The Paciello Group and others are examining the accessibility of HTML5 implementations across the current spate of browsers. Their findings are a little disheartening.Skip to comment form
In a recent blog post, Steve Faulkner of the Paciello Group began to examine how HTML5, which is supposed to help improve the accessibility of web sites and applications, is being exposed to assistive technologies. The current state of things, as documented on HTML5Accessibility.com, leaves a considerable amount to be desired.
The current accessibility support implemented in browsers lags behind their implementations of the sexy new features themselves. These are still early days in the implementation of HTML5 features, so lets keep our fingers crossed that Google, Apple (Safari on Windows) and Opera will get their acts together to provide at least a basic level of HTML support in their browsers for assistive technology users. Equally it is hoped Mozilla, Apple (Safari on Mac) and Microsoft will strive to have their rate of accessibility support match their rapid implementation of the new HTML5 features.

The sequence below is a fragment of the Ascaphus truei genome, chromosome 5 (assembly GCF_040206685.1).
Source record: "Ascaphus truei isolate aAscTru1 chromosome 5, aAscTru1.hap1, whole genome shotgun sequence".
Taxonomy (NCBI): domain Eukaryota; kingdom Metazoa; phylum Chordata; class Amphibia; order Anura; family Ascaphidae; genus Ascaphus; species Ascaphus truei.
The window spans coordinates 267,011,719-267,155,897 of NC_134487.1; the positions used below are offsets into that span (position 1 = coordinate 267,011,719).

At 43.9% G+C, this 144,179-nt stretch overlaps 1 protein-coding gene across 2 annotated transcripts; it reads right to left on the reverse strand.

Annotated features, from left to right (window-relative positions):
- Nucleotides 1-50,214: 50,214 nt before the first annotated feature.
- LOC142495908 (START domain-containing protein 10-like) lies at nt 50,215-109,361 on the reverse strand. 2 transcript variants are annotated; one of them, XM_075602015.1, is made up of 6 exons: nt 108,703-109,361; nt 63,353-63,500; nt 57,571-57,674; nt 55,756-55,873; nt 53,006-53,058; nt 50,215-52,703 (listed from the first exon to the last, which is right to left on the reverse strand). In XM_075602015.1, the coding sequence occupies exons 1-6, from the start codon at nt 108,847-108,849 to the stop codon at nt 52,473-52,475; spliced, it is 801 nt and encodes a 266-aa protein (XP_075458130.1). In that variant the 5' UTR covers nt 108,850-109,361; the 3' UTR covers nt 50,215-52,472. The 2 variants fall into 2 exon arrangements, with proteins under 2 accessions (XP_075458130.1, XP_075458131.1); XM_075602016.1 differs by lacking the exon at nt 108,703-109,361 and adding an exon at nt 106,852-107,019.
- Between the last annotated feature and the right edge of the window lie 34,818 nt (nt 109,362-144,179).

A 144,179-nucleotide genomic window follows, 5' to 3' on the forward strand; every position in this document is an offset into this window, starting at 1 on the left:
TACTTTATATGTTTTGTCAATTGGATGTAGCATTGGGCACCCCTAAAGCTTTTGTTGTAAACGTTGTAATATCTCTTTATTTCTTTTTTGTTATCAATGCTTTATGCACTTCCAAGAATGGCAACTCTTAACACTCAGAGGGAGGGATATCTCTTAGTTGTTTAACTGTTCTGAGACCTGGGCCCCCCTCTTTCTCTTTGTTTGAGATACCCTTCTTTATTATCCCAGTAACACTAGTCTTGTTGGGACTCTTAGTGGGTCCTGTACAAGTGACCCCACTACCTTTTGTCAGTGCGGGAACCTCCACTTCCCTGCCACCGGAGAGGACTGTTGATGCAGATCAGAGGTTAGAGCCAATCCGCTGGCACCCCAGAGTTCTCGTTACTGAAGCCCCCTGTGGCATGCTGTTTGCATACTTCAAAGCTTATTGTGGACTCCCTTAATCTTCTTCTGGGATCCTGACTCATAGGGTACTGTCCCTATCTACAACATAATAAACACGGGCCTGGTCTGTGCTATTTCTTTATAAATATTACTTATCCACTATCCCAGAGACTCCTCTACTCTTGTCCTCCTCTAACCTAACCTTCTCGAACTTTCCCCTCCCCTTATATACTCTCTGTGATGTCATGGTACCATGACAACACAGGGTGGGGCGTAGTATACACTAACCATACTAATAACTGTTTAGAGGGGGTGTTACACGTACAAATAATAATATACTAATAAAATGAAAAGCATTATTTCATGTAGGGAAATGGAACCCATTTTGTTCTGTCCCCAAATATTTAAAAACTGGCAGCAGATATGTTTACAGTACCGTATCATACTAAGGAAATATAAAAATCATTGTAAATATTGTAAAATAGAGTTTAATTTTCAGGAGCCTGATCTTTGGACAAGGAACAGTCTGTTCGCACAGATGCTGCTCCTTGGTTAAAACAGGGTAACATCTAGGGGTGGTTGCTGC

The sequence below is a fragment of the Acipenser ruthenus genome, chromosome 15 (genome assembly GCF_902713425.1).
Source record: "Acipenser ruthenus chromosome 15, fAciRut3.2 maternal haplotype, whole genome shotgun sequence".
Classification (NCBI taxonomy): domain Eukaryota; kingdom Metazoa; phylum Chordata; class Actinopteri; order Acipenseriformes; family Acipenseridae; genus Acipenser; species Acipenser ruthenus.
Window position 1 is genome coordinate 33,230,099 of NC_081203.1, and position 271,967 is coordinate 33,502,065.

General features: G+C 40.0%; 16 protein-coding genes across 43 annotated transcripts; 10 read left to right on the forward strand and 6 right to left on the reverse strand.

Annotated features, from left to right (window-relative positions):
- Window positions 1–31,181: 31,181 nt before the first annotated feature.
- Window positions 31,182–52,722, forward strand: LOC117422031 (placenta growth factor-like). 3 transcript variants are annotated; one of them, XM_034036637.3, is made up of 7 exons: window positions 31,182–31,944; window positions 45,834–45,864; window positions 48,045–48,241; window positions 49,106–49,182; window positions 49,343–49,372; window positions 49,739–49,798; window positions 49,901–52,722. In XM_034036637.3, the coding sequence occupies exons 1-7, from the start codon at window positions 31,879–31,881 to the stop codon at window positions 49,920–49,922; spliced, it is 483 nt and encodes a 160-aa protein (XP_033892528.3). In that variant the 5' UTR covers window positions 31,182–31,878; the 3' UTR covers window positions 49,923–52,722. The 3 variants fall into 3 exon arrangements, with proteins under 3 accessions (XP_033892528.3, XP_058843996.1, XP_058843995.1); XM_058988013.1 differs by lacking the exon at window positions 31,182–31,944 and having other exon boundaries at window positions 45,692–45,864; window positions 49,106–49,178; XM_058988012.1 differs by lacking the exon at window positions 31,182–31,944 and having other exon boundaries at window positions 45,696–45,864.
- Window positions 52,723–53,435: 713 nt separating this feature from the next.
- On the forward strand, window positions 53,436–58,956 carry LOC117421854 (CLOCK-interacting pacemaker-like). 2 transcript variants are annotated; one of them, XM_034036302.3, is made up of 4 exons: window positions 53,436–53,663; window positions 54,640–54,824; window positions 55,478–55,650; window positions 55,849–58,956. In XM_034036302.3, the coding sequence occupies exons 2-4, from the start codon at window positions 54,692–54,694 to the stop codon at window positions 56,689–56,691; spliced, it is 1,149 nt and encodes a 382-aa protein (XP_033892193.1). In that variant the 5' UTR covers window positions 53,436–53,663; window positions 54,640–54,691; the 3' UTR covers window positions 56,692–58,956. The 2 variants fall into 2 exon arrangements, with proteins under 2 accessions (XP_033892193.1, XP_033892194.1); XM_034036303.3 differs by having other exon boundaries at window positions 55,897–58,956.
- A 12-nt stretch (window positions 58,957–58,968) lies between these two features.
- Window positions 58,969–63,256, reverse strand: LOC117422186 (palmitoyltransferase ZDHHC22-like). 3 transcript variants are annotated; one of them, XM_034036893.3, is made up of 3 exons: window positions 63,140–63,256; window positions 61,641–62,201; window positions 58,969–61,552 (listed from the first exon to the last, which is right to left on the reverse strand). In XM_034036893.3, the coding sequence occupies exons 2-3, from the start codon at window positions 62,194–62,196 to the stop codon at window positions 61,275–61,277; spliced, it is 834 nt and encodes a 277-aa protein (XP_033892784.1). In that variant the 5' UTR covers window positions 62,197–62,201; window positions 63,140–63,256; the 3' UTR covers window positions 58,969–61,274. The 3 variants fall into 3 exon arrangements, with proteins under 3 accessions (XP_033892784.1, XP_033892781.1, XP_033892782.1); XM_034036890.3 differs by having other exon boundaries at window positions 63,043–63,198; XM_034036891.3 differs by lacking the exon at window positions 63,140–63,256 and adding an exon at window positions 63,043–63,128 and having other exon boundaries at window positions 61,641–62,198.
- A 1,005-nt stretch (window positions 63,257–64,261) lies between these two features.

To address the need for standardizing the implementation of accessibility features, Steve and others have begun working on the HTML to Platform Accessibility APIs Implementation Guide.
We can’t thank Steve enough for his work on this and wish him well as these efforts continue.
- #1 On February 1st, 2011 5:02 pm